Discover the Main Attractions of the Catalan Metropolis: From Its Architectural Heritage to Its Urban Landscape
1. Barcelona’s Urban Beach
The strip between the city and the sea has long since ceased to be a dividing line in Barcelona; today it runs seemlessly and is staged as a broad transition zone. Here we discover outstanding architectural works: beaches, residential areas, port facilities, promenades, urban parks, unique buildings. Barcelona lives by and with the sea.
Barcelona’s waterfront and urban beach seen from above, © Benjamin Gremler/Unsplash
2. Barcelona as an Urban Laboratory
A city could not be more didactic. Because of its urban configuration with clearly defined and recognisable structures, Barcelona has always been considered a laboratory of architecture and urban planning. The urban landscape is largely characterised by the grid-like urban layout of the Eixample, with its more than five hundred equally sized blocks of 113 x 113 metres each. Based on some of the most emblematic works of Catalan Modernisme as well as outstanding contemporary architecture, design and urban planning projects, superblocks and green axes, we will observe that all rules have their exception, though.
A bird’s eye view of Barcelona’s Eixample, © Kaspars Upmanis/Unsplash
3. Barcelona’s Public Space
The Mediterranean climate, the almost total absence of private gardens in the city and the high population density have created wonderful habits: public space, a territory where architecture, urban planning and landscape design converge, is lived and used intensively. Hard squares, green and shady parks, unique architecture and public art from different periods and styles alternate here. We will share our experiences in one of the countless street cafés.
Recreational spaces along Barcelona’s seafront, © Lisa van Vliet/Unsplash
4. Catalonia’s Gastronomic Excellence
Barcelona is best enjoyed through the palate. The list of chefs and restaurants decorated by the prestigious Michelin guide is endless: Jordi Cruz at ABaC, Paco Pérez at Enoteca, Raül Balam Ruscalleda at Moments or Albert Adrià at Enigma. Of course you can also feast in the city’s authentic tapas bars, accompanied by an exquisite bottle of Priorat wine or sparkling Penedès cava. Alternatively, we go shopping ourselves, preferably in one of the 39 covered food markets spread throughout the city, such as the Mercat de Santa Caterina, designed by Enric Miralles and Benedetta Tagliabue, still hustling epicenters of local life.
Interior of the Enigma restaurant by RCR Arquitectes, © Kent Wang/Flickr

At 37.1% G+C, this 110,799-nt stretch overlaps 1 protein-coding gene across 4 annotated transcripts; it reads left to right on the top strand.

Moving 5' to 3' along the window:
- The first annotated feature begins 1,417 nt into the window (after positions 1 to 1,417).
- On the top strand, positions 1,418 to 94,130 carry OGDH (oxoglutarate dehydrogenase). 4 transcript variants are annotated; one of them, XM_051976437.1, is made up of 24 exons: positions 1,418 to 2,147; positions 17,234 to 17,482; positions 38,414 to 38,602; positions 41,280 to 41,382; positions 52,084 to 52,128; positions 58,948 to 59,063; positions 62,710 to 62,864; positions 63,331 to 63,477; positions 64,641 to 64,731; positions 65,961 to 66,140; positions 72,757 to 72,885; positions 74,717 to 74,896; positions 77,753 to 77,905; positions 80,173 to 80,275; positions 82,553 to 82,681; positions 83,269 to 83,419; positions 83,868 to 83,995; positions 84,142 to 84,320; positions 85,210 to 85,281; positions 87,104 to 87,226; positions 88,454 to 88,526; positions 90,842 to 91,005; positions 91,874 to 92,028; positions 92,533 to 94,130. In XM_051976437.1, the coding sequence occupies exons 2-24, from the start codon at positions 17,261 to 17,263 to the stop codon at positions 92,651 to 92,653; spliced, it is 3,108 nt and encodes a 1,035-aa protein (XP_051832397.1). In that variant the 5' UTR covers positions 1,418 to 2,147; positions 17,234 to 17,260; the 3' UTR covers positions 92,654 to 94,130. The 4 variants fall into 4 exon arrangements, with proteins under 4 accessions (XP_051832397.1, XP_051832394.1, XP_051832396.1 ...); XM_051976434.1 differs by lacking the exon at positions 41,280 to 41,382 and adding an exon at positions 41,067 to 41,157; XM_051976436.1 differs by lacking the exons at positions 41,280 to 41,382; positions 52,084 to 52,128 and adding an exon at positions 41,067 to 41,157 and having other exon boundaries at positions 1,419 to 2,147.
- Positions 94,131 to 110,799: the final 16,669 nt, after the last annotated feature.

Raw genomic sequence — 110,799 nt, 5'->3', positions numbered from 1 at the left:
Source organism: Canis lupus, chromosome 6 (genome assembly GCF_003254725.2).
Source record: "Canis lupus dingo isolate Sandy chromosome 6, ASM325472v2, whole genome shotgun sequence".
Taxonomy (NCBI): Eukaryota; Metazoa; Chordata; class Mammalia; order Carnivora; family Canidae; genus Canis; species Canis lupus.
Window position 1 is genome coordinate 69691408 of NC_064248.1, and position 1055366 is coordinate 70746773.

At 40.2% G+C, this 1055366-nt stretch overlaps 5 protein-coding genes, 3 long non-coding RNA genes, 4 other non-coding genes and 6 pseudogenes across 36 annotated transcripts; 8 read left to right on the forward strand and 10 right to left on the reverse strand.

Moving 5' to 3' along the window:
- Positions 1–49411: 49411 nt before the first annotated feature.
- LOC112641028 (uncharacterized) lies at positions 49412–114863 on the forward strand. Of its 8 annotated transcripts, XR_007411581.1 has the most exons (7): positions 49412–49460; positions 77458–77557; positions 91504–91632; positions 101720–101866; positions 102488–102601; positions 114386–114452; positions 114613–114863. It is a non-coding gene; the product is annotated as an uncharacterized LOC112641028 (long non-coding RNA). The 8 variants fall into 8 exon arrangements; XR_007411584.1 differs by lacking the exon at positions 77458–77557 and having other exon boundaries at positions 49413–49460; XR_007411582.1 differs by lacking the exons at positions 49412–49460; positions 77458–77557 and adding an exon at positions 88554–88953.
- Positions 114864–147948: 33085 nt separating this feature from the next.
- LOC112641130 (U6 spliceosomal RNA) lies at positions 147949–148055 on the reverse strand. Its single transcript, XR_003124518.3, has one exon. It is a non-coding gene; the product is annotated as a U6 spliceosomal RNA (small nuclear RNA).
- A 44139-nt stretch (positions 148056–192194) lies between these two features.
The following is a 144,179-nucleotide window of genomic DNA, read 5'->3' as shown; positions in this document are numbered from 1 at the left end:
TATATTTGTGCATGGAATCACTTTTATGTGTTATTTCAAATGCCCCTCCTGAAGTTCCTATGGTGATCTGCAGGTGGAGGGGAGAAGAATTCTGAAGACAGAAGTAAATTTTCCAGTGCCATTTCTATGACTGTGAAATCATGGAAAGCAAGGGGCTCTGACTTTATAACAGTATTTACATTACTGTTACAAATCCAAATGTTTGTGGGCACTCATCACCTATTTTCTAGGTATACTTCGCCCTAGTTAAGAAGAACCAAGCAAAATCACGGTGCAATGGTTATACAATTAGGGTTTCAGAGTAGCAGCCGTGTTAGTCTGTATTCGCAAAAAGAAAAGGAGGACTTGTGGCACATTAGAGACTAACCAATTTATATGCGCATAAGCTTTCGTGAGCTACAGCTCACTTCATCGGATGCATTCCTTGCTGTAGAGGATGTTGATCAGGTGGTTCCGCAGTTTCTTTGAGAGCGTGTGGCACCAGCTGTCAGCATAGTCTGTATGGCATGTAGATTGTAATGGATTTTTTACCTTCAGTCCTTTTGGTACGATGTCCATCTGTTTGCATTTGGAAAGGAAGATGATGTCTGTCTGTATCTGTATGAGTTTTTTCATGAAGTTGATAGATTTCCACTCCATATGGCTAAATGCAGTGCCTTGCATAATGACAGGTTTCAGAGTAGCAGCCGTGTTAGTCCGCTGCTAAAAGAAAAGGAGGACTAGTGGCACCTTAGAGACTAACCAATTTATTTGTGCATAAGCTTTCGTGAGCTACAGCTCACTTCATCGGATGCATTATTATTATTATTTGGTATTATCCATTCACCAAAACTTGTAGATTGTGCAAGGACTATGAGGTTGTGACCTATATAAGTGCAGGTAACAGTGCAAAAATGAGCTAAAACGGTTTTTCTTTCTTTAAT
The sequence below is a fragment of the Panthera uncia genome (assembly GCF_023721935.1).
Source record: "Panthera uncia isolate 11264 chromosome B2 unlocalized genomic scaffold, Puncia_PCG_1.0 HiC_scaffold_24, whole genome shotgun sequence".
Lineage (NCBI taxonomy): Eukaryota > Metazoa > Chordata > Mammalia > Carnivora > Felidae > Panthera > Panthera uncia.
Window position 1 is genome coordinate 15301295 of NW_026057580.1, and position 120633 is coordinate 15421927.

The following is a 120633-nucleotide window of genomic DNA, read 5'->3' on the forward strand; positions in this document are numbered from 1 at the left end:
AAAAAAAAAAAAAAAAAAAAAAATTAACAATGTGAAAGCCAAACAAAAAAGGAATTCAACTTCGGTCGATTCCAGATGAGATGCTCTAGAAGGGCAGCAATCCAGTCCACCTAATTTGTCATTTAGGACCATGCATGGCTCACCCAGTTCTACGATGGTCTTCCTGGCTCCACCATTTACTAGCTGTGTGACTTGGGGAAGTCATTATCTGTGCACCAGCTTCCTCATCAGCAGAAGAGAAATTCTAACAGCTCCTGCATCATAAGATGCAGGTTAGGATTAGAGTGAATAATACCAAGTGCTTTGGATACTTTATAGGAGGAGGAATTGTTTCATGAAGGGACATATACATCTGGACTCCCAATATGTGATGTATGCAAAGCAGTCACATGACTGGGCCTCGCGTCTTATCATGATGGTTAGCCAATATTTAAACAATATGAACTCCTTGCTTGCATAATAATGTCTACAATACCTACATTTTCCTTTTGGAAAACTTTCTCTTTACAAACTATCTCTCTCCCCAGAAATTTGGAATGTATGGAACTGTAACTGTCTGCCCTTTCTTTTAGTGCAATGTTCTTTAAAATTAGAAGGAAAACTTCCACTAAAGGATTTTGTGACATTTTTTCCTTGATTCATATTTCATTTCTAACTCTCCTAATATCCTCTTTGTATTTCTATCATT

5. Barcelona’s Modern Architecture Icons
There it is, this work emblematic of the Modern Movement, icon, pamphlet and manifesto at once, combining complexity and simplicity in an unsurpassed way: the Barcelona Pavilion, designed by Ludwig Mies van der Rohe in 1929. This building alone may be reason enough for a trip to Barcelona. Despite its small size, its architectural quality is immeasurable. At the local level, outstanding examples of rational architecture include the sculpture-like Fundació Joan Miró by Josep Lluís Sert, the serenely beautiful Casa Gomis –La Ricarda– by Antoni Bonet or José Antonio Coderch’s residential buildings.
La Ricarda by Antoni Bonet i Castellana, © Josep Bracons/Wikimedia Commons
6. 22@ – Barcelona’s Innovation District
Thanks in part to the annual Mobile Word Congress, the world’s largest mobile phone trade fair, Barcelona’s 22@ technology district has established itself as a meeting place for innovative start-ups, IT giants, universities and a plethora of fresh ideas. The former industrial neighbourhood of Poblenou has evolved into a socially and environmentally sustainable district where the concept of the 21st century smart, green and inclusive city is explored and subjected to all kinds of experiments. Here we encounter the city of the future, multicultural, young, experimental and amazingly resilient.
Skyline of Barcelona’s 22@ district, © Lorenzo Kárász
7. The Sagrada Família and Gaudí’s Architectural Legacy
What is probably Antoni Gaudí’s most famous – albeit unfinished – building is not without controversy. Loved, admired, hated, denied – anything can be said about the Sagrada Família, even though it is still under construction. Yet there it stands. Although Gaudí’s original ideas have long since faded into the background, his legacy lives on in the work of many contemporary architects. Scattered throughout the city, buildings by EMBT, Santiago Calatrava, Toyo Ito and Jean Nouvel take the concepts of the great master of Catalan Modernisme to the 21st century, revealing new and exciting interpretations of traditional Catalan architecture and inviting us to compare and discuss them.
La Sagrada Familia, one of Barcelona’s most iconic landmarks, © Danique Veldhuis/Unsplash
We hope this top-7 list has whetted your appetite to visit Barcelona and look forward to seeing you around. For more inspiration and information on the city’s lesser known architectural gems, check out our architecture tours page.
Text: Hans Geilinger